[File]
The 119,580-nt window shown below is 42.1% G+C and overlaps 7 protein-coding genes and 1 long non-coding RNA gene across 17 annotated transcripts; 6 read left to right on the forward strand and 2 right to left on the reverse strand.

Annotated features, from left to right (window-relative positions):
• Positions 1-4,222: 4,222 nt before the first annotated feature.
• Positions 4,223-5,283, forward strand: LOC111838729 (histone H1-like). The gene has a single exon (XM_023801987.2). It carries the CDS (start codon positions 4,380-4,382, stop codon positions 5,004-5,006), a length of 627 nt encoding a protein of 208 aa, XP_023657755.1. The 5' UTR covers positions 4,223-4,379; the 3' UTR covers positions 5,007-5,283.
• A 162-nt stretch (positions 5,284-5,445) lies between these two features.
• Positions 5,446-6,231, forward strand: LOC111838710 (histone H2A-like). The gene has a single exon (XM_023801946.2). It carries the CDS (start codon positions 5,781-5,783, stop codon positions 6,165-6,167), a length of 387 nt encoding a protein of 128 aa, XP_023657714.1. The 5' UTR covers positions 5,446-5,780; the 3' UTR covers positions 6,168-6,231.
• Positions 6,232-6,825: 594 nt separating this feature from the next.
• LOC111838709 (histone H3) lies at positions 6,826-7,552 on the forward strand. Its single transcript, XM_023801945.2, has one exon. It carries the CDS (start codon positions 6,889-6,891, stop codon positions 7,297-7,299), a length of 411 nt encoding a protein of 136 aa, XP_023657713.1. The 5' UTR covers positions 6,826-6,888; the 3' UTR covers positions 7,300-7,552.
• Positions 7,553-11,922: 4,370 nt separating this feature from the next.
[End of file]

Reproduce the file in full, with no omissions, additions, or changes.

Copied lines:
The 119,580-nt window shown below is 42.1% G+C and overlaps 7 protein-coding genes and 1 long non-coding RNA gene across 17 annotated transcripts; 6 read left to right on the forward strand and 2 right to left on the reverse strand.

Annotated features, from left to right (window-relative positions):
• Positions 1-4,222: 4,222 nt before the first annotated feature.
• Positions 4,223-5,283, forward strand: LOC111838729 (histone H1-like). The gene has a single exon (XM_023801987.2). It carries the CDS (start codon positions 4,380-4,382, stop codon positions 5,004-5,006), a length of 627 nt encoding a protein of 208 aa, XP_023657755.1. The 5' UTR covers positions 4,223-4,379; the 3' UTR covers positions 5,007-5,283.
• A 162-nt stretch (positions 5,284-5,445) lies between these two features.
• Positions 5,446-6,231, forward strand: LOC111838710 (histone H2A-like). The gene has a single exon (XM_023801946.2). It carries the CDS (start codon positions 5,781-5,783, stop codon positions 6,165-6,167), a length of 387 nt encoding a protein of 128 aa, XP_023657714.1. The 5' UTR covers positions 5,446-5,780; the 3' UTR covers positions 6,168-6,231.
• Positions 6,232-6,825: 594 nt separating this feature from the next.
• LOC111838709 (histone H3) lies at positions 6,826-7,552 on the forward strand. Its single transcript, XM_023801945.2, has one exon. It carries the CDS (start codon positions 6,889-6,891, stop codon positions 7,297-7,299), a length of 411 nt encoding a protein of 136 aa, XP_023657713.1. The 5' UTR covers positions 6,826-6,888; the 3' UTR covers positions 7,300-7,552.
• Positions 7,553-11,922: 4,370 nt separating this feature from the next.